8. Prevent heat stroke
The water isn’t the only potential danger of a Caribbean beach. Caribbean beach safety also includes taking precautions during hot weather. Heat stroke and dehydration can occur when a person stays on a hot beach for a prolonged amount of time. Here are some tips for keeping your body healthy while spending the day on the beach:
- Bring bottled water. Preferably, a reusable container, since plastic water bottles left on the beach can become an eyesore and a hazard to marine life.
- Wear sunscreen, a hat, and sunglasses. The sun’s rays can reflect off the the water, putting you at a higher risk for burning while swimming.
- Wear footwear while walking on hot sand, especially black sand beaches.
- Stay in the shade when possible.
Signs of heat stroke include a weak pulse, rapid, shallow breathing, and hot, red skin. If you suspect someone is suffering from this condition, have them lie down in the shade. Apply wet towels to the person’s skin, and seek medical attention as soon as possible.
9. Secure your belongings
Since you probably rarely leave the house without your smartphone and your card or cash, chances are you’ll need to bring those things to the beach. However, chances are some thieves are hoping you’ll bring those items, too. They know that most tourists won’t be watching their belongings while swimming.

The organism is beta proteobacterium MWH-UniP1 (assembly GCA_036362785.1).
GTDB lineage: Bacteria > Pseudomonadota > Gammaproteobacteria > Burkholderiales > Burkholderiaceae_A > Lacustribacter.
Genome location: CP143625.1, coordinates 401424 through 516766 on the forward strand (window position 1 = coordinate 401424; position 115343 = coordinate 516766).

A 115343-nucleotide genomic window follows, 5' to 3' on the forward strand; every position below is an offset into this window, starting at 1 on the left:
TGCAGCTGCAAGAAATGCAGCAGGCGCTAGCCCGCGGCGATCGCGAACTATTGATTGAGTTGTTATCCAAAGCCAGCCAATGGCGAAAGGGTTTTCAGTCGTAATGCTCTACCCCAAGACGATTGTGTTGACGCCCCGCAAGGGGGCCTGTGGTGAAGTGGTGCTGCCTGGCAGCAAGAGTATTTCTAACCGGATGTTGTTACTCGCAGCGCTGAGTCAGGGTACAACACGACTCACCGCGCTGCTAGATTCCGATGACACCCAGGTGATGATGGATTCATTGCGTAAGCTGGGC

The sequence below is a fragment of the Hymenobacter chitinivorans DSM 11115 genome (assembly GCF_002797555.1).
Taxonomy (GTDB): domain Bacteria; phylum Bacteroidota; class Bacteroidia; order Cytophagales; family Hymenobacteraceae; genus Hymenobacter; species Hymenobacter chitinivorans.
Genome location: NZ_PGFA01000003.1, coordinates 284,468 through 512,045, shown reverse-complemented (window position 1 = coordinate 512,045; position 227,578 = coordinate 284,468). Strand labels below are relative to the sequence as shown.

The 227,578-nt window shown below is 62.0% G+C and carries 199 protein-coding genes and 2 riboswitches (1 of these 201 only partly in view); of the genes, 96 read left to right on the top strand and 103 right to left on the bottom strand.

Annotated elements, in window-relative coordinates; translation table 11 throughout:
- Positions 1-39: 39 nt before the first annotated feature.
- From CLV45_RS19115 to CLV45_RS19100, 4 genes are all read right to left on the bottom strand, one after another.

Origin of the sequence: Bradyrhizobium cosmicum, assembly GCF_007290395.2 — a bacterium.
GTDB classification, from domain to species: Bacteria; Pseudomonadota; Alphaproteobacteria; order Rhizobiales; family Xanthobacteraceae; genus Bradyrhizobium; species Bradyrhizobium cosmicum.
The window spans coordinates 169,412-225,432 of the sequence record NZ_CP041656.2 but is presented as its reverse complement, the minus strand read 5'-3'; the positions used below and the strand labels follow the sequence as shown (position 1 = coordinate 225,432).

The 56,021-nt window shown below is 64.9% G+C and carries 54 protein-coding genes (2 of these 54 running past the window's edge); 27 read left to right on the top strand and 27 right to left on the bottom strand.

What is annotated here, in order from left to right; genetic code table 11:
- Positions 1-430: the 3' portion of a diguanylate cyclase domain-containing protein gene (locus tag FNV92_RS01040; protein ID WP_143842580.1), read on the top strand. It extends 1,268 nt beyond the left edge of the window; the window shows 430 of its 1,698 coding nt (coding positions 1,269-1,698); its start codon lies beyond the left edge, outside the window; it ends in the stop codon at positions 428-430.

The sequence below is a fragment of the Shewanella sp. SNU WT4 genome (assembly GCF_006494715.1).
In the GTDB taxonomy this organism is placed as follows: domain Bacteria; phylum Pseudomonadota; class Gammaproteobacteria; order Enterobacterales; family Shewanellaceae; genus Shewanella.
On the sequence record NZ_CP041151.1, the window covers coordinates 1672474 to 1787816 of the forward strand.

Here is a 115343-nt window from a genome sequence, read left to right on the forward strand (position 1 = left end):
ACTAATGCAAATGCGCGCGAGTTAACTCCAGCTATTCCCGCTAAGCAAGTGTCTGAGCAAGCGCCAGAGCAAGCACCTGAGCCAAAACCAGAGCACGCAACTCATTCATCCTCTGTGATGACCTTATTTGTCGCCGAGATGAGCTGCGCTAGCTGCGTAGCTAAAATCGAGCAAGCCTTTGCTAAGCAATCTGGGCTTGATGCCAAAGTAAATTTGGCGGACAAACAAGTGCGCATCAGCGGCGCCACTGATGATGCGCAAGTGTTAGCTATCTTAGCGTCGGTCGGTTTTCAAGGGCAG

That’s not to say that all Caribbean beaches are full of thieves. However, a little research will show you that some areas are more susceptible than others (especially famous, crowded beaches). To protect your stuff, bring only what you need, and have at least one person stay with your belongings. Alternatively, you can put your phone and cash in a waterproof bag or pouch like this one, which you can keep with you while you swim.
Main image source: traveller.com.au